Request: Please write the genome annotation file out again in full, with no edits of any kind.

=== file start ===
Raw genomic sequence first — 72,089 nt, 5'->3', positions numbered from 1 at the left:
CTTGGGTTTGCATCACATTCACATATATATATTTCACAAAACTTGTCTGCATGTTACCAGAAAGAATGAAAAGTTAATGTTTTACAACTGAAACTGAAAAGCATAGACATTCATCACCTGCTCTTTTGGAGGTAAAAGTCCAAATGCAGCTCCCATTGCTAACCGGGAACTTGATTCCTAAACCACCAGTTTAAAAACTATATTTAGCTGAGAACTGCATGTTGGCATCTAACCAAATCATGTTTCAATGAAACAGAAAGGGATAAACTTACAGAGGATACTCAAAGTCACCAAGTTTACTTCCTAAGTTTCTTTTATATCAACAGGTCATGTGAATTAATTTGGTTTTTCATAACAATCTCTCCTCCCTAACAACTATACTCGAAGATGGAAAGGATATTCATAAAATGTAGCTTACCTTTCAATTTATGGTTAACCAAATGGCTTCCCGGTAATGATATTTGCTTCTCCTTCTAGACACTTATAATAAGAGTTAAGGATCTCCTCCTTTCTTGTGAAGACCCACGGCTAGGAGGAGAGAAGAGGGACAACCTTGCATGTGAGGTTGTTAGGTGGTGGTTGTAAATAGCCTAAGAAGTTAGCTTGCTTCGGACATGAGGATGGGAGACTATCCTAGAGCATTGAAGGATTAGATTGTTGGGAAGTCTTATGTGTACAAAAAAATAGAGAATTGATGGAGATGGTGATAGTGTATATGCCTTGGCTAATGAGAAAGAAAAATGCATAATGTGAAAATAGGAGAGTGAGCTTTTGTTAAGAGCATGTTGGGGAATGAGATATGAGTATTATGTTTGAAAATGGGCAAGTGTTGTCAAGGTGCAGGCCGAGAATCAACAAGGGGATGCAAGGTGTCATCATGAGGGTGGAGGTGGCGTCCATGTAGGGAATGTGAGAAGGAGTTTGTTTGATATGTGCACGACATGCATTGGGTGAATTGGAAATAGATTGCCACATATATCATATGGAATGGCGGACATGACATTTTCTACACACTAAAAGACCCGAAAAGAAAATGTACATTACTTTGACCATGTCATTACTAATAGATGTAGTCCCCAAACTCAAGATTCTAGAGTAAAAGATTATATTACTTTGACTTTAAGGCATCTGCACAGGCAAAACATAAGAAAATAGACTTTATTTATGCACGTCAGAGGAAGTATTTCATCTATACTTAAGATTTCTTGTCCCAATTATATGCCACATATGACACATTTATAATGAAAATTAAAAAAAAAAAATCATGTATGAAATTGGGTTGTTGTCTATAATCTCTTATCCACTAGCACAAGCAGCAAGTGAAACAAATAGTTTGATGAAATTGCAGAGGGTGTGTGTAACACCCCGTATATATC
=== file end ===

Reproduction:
Raw genomic sequence first — 72,089 nt, 5'->3', positions numbered from 1 at the left:
CTTGGGTTTGCATCACATTCACATATATATATTTCACAAAACTTGTCTGCATGTTACCAGAAAGAATGAAAAGTTAATGTTTTACAACTGAAACTGAAAAGCATAGACATTCATCACCTGCTCTTTTGGAGGTAAAAGTCCAAATGCAGCTCCCATTGCTAACCGGGAACTTGATTCCTAAACCACCAGTTTAAAAACTATATTTAGCTGAGAACTGCATGTTGGCATCTAACCAAATCATGTTTCAATGAAACAGAAAGGGATAAACTTACAGAGGATACTCAAAGTCACCAAGTTTACTTCCTAAGTTTCTTTTATATCAACAGGTCATGTGAATTAATTTGGTTTTTCATAACAATCTCTCCTCCCTAACAACTATACTCGAAGATGGAAAGGATATTCATAAAATGTAGCTTACCTTTCAATTTATGGTTAACCAAATGGCTTCCCGGTAATGATATTTGCTTCTCCTTCTAGACACTTATAATAAGAGTTAAGGATCTCCTCCTTTCTTGTGAAGACCCACGGCTAGGAGGAGAGAAGAGGGACAACCTTGCATGTGAGGTTGTTAGGTGGTGGTTGTAAATAGCCTAAGAAGTTAGCTTGCTTCGGACATGAGGATGGGAGACTATCCTAGAGCATTGAAGGATTAGATTGTTGGGAAGTCTTATGTGTACAAAAAAATAGAGAATTGATGGAGATGGTGATAGTGTATATGCCTTGGCTAATGAGAAAGAAAAATGCATAATGTGAAAATAGGAGAGTGAGCTTTTGTTAAGAGCATGTTGGGGAATGAGATATGAGTATTATGTTTGAAAATGGGCAAGTGTTGTCAAGGTGCAGGCCGAGAATCAACAAGGGGATGCAAGGTGTCATCATGAGGGTGGAGGTGGCGTCCATGTAGGGAATGTGAGAAGGAGTTTGTTTGATATGTGCACGACATGCATTGGGTGAATTGGAAATAGATTGCCACATATATCATATGGAATGGCGGACATGACATTTTCTACACACTAAAAGACCCGAAAAGAAAATGTACATTACTTTGACCATGTCATTACTAATAGATGTAGTCCCCAAACTCAAGATTCTAGAGTAAAAGATTATATTACTTTGACTTTAAGGCATCTGCACAGGCAAAACATAAGAAAATAGACTTTATTTATGCACGTCAGAGGAAGTATTTCATCTATACTTAAGATTTCTTGTCCCAATTATATGCCACATATGACACATTTATAATGAAAATTAAAAAAAAAAAATCATGTATGAAATTGGGTTGTTGTCTATAATCTCTTATCCACTAGCACAAGCAGCAAGTGAAACAAATAGTTTGATGAAATTGCAGAGGGTGTGTGTAACACCCCGTATATATC